On a spring day in April--sometime in the waning years of the 14th century--29 travelers set out for Canterbury on a pilgrimage to the shrine of Saint Thomas Beckett. Among them is a knight, a monk, a prioress, a plowman, a miller, a merchant, a clerk, and an oft-widowed wife from Bath. Travel is arduous and wearing; to maintain their spirits, this band of pilgrims entertains each other with a series of tall tales that span the spectrum of literary genres. Five hundred years later, people are still reading Geoffrey Chaucer's Canterbury Tales. If you haven't yet made the acquaintance of the Franklin, the Pardoner, or the Squire because you never learned Middle English, take heart: this edition of the Tales has been translated into modern idiom.
From the heroic romance of "The Knight's Tale" to the low farce embodied in the stories of the Miller, the Reeve, and the Merchant, Chaucer treated such universal subjects as love, sex, and death in poetry that is simultaneously witty, insightful, and poignant. The Canterbury Tales is a grand tour of 14th-century English mores and morals--one that modern-day readers will enjoy.
--This text refers to an out of print or unavailable edition of this title.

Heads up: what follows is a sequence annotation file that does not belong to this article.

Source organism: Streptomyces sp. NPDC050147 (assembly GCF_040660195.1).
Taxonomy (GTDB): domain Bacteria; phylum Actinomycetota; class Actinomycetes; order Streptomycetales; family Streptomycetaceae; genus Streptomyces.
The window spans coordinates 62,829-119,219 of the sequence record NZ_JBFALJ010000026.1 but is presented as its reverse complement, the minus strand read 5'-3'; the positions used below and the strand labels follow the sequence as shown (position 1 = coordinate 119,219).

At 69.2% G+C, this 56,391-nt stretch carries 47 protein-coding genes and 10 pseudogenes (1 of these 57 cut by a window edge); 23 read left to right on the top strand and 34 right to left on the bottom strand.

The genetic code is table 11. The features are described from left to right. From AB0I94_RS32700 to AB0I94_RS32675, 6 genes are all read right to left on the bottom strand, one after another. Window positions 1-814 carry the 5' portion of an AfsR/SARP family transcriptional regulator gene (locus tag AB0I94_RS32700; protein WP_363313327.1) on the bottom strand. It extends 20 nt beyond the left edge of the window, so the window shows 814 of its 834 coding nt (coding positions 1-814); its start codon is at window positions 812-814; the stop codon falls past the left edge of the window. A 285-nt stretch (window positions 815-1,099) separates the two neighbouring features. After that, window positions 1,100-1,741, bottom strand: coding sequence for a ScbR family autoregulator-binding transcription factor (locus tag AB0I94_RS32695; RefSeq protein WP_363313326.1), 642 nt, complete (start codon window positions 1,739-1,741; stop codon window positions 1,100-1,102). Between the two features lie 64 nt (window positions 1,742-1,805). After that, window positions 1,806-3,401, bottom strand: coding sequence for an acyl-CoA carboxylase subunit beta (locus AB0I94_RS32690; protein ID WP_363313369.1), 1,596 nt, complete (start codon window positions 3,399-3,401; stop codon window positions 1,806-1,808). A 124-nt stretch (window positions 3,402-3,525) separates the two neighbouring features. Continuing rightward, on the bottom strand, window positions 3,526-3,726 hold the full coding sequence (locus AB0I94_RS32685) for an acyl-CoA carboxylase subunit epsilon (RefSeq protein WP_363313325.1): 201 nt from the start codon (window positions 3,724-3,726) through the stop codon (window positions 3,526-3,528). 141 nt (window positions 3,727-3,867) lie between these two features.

From Publishers Weekly
This carefully researched and lively edition of a part of Chaucer's masterwork is richly and beautifully produced. While Cohen admits that "Chaucer's words are best," her prose adaptation of four of his tales captures the zest and vigor of Middle English and makes his stories accessible to the modern child. This is not a pedantic translation or a bowdlerized retelling; Cohen does not substitute weak cliches for Chaucer's rollicking and earthy metaphors, nor does she sacrifice the rhythms of his text. Readers hear the bickering of the pilgrims as they decide on which tale they want to hear next, and the rambling voice of the good Sir John as he laments Chaunticleer's fate. Hyman's meticulous drawings not only evoke the rich panoply of 14th century England, but they are faithful to the text in the smallest detail. Each pilgrim is made particular: we see the Pardoner's limp hanks of hair and the Wife of Bath's gap-toothed smile and dainty ankle. One could not ask for a more enticing introduction to Chaucer's world. Ages 10-up.
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Copyright 1988 Reed Business Information, Inc.
--This text refers to the Hardcover edition.